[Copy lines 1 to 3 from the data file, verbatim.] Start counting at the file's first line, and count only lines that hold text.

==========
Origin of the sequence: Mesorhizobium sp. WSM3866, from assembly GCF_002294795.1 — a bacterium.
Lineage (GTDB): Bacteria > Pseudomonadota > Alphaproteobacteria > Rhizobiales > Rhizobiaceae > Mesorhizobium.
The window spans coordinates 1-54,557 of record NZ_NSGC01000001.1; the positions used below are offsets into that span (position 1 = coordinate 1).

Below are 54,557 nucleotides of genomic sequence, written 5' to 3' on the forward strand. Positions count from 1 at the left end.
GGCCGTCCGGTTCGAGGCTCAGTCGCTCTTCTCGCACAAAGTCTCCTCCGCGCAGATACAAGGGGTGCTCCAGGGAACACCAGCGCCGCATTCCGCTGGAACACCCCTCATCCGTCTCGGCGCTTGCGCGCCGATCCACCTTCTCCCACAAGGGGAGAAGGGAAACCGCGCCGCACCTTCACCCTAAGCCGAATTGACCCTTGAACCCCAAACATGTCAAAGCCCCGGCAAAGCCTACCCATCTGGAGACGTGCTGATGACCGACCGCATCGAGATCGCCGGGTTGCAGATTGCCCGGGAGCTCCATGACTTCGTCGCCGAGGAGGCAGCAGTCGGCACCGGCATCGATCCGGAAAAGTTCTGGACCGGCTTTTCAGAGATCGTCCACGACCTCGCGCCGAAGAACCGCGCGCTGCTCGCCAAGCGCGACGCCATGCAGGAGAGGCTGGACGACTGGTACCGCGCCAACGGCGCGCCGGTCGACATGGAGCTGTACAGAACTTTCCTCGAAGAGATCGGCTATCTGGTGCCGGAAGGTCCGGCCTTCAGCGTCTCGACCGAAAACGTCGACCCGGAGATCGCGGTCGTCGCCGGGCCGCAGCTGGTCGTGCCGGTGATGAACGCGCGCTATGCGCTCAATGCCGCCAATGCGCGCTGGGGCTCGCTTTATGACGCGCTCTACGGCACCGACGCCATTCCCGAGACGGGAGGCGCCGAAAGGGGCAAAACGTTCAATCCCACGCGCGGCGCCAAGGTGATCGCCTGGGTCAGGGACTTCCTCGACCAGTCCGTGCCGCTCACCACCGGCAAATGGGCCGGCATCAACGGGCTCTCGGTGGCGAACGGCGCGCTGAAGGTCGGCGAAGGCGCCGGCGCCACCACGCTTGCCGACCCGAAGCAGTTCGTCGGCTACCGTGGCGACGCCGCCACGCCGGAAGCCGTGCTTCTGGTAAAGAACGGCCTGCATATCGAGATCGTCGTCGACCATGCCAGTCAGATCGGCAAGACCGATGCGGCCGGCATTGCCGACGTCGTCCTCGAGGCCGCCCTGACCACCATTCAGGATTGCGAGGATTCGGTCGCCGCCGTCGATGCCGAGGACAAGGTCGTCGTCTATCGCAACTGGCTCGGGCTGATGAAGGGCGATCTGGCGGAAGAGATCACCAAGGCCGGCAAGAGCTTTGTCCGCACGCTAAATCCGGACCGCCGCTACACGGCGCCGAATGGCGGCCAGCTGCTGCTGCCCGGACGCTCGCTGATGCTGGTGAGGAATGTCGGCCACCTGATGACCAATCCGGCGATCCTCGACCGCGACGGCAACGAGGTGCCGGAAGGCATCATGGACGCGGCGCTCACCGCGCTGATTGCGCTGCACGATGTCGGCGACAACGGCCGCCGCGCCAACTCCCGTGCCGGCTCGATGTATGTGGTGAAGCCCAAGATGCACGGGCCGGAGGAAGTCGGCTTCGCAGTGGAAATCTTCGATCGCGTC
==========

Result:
Origin of the sequence: Mesorhizobium sp. WSM3866, from assembly GCF_002294795.1 — a bacterium.
Lineage (GTDB): Bacteria > Pseudomonadota > Alphaproteobacteria > Rhizobiales > Rhizobiaceae > Mesorhizobium.
The window spans coordinates 1-54,557 of record NZ_NSGC01000001.1; the positions used below are offsets into that span (position 1 = coordinate 1).